Sleaford Mods – Protest music without promises
An angry band with little hope for the future, Sleaford Mods offer modern-day Britain an alternative to the traditional left-wing protest music, writes Ashley Murphy
Sleaford Mods are made up of two middle-aged men from the East Midlands, and they work from the strict principle of the division of labour. Andrew Fearn produces the beats, Jason Williamson shouts the words. The first album they released together was called Wank (2012); if this isn’t sounding very glamorous, it’s probably because it isn’t.
However, it’s not like the broadsheets haven’t tried. Described by The Guardian as “the most uncompromising British protest music in years”, Sleaford Mods, with Williamson in particular, have gained a reputation as being the voice of twenty-first century working-class Britain, and it’s not surprising why. With song titles like Jobseeker, Tied up In Nottz, and Just like We Do, Sleaford Mods are reporting from the frontline of austerity Britain. These are stories about rubbish jobs, smoking roll-ups, and the almost constant threat of violence that isn’t just casual, but somehow apathetic.
Then there’s Fearns music, which isn’t really music. Don’t get me wrong, the influences are clear. From the punk and post-punk of the Sex Pistols and The Jam to more contemporary hip-hop and DnB rhythms, Fearn is definitely working within a certain tradition of anti-establishment sound. Yet there are no tunes here – just beats, repetitive and monotone. The perfect soundtrack to the dulled existence described in Williamson’s broad, and wonderfully uncompromising, East Midlands accent. It’s a voice that conveys anger, frustration, extreme levels of boredom, often simultaneously.
Now here’s where the broadsheets appear to miss the point, but maybe that’s intentional. After all, writing about working-class heroes certainly reads better, especially in a sharply divided post-austerity/Brexit landscape. It brings Sleaford Mods in line with the liberal, anti-establishment narrative of newspapers like The Guardian. The reader gets their little fix too.
This makes them feel politically conscious, comfortably outraged at a ‘broken’ political system which only works for the few. There’s an attitude of being in the ‘know’, of understanding the ‘real’ issues’, and a not so subtle aroma of smug intellectualism. But this is something you won’t find on a Sleaford Mods album.
This isn’t protest music, at least not in a traditional left-wing sense. There are no calls for collective action and zero suggestion that things are going to get any better. What we have instead is an individual expression -perhaps in its purest form. Williamson’s voice speaks (or screams) for its own sake. In the world recreated by the Sleaford Mods, modern life isn’t just rubbish. It’s complete and utter bollox. But silence still equals death, and if Williamson’s anti-heroic voice is fighting for anything, it’s fighting for itself.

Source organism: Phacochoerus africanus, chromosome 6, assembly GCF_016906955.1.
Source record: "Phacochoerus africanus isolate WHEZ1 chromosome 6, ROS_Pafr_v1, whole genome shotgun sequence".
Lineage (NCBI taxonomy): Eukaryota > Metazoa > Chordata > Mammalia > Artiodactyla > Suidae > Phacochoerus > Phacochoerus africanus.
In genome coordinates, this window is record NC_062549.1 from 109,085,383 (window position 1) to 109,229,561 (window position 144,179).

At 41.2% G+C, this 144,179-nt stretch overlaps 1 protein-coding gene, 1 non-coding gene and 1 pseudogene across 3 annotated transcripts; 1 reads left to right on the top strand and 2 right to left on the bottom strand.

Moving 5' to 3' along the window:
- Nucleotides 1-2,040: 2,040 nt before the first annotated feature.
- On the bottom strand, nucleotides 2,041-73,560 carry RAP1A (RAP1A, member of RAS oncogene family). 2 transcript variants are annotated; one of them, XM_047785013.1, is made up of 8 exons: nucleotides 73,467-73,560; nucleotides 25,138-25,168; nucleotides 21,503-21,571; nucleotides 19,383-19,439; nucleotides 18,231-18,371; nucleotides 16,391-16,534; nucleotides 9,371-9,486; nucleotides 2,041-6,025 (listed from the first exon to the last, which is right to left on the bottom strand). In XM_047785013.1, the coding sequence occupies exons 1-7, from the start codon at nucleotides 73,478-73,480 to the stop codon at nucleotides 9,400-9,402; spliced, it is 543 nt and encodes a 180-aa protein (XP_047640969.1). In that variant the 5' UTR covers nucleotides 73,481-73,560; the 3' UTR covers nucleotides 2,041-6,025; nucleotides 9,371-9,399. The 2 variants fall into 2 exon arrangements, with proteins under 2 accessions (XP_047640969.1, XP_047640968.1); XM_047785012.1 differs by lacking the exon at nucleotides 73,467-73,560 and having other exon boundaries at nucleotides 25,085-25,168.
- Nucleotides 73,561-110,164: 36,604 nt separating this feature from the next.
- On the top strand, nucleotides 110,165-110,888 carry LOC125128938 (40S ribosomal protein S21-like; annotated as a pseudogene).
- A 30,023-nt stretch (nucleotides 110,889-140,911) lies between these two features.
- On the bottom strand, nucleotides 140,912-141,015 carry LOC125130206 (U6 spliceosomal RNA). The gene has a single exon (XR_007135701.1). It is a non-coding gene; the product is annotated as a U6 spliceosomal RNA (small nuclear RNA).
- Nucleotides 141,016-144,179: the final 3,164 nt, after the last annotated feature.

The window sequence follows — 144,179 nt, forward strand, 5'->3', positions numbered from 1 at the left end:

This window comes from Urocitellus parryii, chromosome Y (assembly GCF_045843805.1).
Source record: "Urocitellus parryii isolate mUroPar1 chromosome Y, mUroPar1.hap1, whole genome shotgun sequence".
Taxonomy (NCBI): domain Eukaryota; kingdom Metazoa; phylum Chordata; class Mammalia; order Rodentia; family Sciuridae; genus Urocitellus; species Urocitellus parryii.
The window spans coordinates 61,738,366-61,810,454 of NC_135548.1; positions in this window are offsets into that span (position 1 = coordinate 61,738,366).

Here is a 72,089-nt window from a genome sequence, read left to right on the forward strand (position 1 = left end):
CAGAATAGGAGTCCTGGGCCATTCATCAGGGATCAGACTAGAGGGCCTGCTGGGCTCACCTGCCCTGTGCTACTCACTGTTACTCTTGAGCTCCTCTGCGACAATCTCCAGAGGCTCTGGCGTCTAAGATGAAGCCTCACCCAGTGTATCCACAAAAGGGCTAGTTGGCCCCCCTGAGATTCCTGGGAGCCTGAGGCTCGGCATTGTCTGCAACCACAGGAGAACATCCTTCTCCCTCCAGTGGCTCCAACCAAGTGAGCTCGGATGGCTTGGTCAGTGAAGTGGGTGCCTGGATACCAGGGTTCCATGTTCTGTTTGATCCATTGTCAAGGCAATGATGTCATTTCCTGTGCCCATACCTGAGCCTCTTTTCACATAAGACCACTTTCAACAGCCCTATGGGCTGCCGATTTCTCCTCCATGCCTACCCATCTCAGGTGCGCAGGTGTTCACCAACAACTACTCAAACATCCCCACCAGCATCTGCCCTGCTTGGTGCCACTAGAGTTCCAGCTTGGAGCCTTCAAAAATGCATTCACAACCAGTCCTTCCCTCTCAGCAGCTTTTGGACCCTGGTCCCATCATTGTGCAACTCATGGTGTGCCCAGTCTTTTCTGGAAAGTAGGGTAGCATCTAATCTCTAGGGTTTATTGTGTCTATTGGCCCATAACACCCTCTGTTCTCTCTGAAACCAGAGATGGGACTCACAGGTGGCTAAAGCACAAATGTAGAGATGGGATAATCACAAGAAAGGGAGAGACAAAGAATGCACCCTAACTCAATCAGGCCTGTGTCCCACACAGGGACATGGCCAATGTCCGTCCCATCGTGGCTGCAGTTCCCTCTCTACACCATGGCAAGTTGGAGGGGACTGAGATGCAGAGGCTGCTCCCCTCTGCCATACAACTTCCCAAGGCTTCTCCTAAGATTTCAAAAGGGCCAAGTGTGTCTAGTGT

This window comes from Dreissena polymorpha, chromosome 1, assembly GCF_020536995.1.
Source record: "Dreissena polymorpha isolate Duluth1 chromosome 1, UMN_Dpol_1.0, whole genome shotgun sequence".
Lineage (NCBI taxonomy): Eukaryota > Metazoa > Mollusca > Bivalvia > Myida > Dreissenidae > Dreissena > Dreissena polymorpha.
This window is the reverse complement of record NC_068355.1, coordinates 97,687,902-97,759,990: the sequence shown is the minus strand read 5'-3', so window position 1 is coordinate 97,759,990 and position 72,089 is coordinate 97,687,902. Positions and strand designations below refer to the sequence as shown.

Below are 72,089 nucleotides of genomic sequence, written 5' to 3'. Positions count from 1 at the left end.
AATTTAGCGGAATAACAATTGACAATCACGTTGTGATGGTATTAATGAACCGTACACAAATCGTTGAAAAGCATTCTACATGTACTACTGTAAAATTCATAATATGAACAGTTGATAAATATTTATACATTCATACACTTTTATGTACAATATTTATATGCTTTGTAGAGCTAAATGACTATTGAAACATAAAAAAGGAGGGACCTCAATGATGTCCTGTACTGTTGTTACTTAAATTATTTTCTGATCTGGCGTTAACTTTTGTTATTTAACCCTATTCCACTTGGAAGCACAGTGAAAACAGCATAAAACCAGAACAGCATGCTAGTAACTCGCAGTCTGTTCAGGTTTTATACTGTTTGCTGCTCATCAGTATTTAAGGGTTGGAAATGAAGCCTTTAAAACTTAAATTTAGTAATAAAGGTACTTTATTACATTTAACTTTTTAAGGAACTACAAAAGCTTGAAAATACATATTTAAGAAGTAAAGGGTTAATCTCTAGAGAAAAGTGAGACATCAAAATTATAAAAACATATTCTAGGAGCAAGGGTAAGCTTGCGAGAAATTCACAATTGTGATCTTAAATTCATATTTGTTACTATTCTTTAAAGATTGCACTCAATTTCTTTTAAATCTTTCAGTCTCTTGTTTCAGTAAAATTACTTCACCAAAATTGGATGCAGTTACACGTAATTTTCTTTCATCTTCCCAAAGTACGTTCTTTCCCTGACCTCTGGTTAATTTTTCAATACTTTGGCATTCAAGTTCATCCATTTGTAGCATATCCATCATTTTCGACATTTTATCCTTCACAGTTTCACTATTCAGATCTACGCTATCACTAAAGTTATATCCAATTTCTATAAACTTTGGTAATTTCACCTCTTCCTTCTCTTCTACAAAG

However, it isn’t all doom and gloom. Sleaford Mods are also funny. In fact, they’re often very funny – “You’ve got to be able to sell yourself so I stuck my life eBay – 25 quid mate!”. The comedian Stewart Lee puts it best: “Sleaford Mods are English visionary ranters, seeing the big picture reflected in the toilet bowl.” They create what Lee calls ‘kitchen sink hallucinations’, a comedic imagery bordering on the sublime and the absurd – “My teeth taste like chalk, I don’t fancy walk, I’ll keep here, I’ll get to sell eventually, put a porno on, shotgun a’loada beer.” At other times, it’s just plain odd – “fucking Gary Barlow and smoking glue. Fucking Gary Barlow and smoking glue. Fucking Gary Barlow and smoking glue.”
So, as far as Sleaford Mods are concerned, life might be pretty miserable. We might not be able to do anything about it, but that doesn’t stop us from laughing at it. As great mystics and sages have pointed out, it isn’t the world that changes, it’s our perceptions. This is how the tragic is transformed into the comic, how the desperate becomes absurd, and how we can rise above it all and regain a little bit of power. In the end, this is the only freedom you’ll find on a Sleaford Mods album. It might only last for a few songs, but it’s a hell of a lot better than nothing.
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